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36 of 37 people found the following review helpful By Radar on July 5, 2014
Format: DVD
No need to delve into the story or acting, many reviewers have that nailed.

For me though, the imagery and, especially, sounds brought me to a whole new place. The story necessarily puts us in a convent, where the old stone walls seem to make all sounds far more intense and sometimes very funny. Large parts of the story take place on a farm, in a quiet hotel and a pub with a dance band; all of these places are brought alive from the sounds that come from them -- if only I knew Polish!

And of all things, I was really impressed by the sound effect of someone sleeping deeply, a light snore really. We understand what it means, it's part of real world, but how often do we hear it in the movies?

The cars, so much thought went into it. With so much of the action being, "on the road", you'd never have any reason to believe this wasn't shot other than in 1962 in Poland. And the same goes with the trains, tractors, horse-drawn carts and, even, stereo systems of the time.
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Format: DVD
This is a genuinely haunting film (in the Polish Language with subtitles) = completely immersed in starkly contrasted Light & Shadow (reflected in both visuals and characterizations) also imbued with powerful Silence & Stillness.

The story begins in the early 1960's, with Anna (played by Agata Trzebuchowska) sheltered behind convent walls most of her Life, ready to take her vows to become a full-fledged nun (she was hidden there as a baby by Polish neighbors, to conceal her Jewish origins from the Nazis during the early 1940's)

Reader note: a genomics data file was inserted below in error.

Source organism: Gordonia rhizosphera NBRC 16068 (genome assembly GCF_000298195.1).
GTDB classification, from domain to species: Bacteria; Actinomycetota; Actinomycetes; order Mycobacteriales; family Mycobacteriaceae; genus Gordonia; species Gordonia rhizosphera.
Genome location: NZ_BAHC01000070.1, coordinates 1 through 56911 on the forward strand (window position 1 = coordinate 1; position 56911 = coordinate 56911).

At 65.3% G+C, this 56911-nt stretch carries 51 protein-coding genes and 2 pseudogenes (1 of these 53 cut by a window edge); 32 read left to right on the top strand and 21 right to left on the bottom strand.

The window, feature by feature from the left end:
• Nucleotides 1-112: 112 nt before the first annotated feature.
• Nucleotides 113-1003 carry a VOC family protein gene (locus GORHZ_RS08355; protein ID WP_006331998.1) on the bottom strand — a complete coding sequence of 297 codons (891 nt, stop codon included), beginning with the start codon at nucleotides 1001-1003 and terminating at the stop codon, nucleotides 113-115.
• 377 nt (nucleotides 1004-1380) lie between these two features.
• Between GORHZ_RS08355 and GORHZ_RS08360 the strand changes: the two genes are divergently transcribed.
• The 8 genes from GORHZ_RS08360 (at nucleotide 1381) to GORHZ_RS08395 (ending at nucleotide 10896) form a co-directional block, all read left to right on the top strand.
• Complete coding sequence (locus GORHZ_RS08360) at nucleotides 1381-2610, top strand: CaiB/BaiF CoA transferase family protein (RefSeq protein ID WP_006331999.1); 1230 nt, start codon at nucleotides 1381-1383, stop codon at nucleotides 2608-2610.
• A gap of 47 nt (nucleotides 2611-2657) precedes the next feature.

However, Anna is informed by the mother superior that she must first meet her only surviving aunt Wanda, before being confirmed. Aunt Wanda (played by Agata Kulesza) had been a prominent (nononsense and quite intimidating/intense) prosecutor during the mostly brutal Stalinist heyday in early 1950's Poland, but has now become an alcoholic second-tier 'administrator' in the slightly less brutal (though still quite dour) post-Stalinist period of early 1960's.
Wanda doesn't mince words, and quickly informs the sheltered Anna that her birth name was really Ida Lebenstein (and therefore she is actually a uniquely Jewish Nun) also informing her that Anna/Ida's parents were murdered during WWII. Anna still wants to pay condolences to her long-dead parents, but Wanda tells her that they (like most Jews of that terribly cruel time and place) were left in unmarked/ completely forgotten grave-sites (if buried at all)

However, the two still venture-on with the intention of finding whatever additional information they can possibly uncover regarding the true fate of Anna/Ida's parents (the mother being Wanda's beloved sister, and as we later sadly find out, Wanda's very young son who also perished there).
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42 of 47 people found the following review helpful By The Gabster VINE VOICE on June 21, 2014
Format: DVD Verified Purchase
This DVD was shipped to me from Poland and has English subtitles (thank goodness because I do not speak a word of Polish except for one curse word). I have a universal DVD player so I can play Region 1 or 2 or whatever else may be out there. The story is a compelling tale about postulant raised in a Roman Catholic convent as an orphan who is on the cusp of taking her final vows. Shortly before her marriage to Christ, the Mother Superior calls her into her office for a conference to inform her that she has been contacted by the girl's heretofore unknown aunt and Mother Superior strongly suggests that she visit the aunt before taking her final vows. The postulant discovers that her Aunt was born into a family of the Jewish faith and her deceased parents were murdered by a farmer shortly before the arrival of the Nazis who were destined to murder them. He took over their farm and claims it as his own. In exchange for the girl (Ida) and her aunt's promise to not dispute the ownership of the farm he promises to show them where he buried the family's bodies.

The acting and filming are simply magnificent and the experience of watching it as the aunt & Ida arrive at their destinations are haunting. This film is a must see for anyone who appreciates great film-making.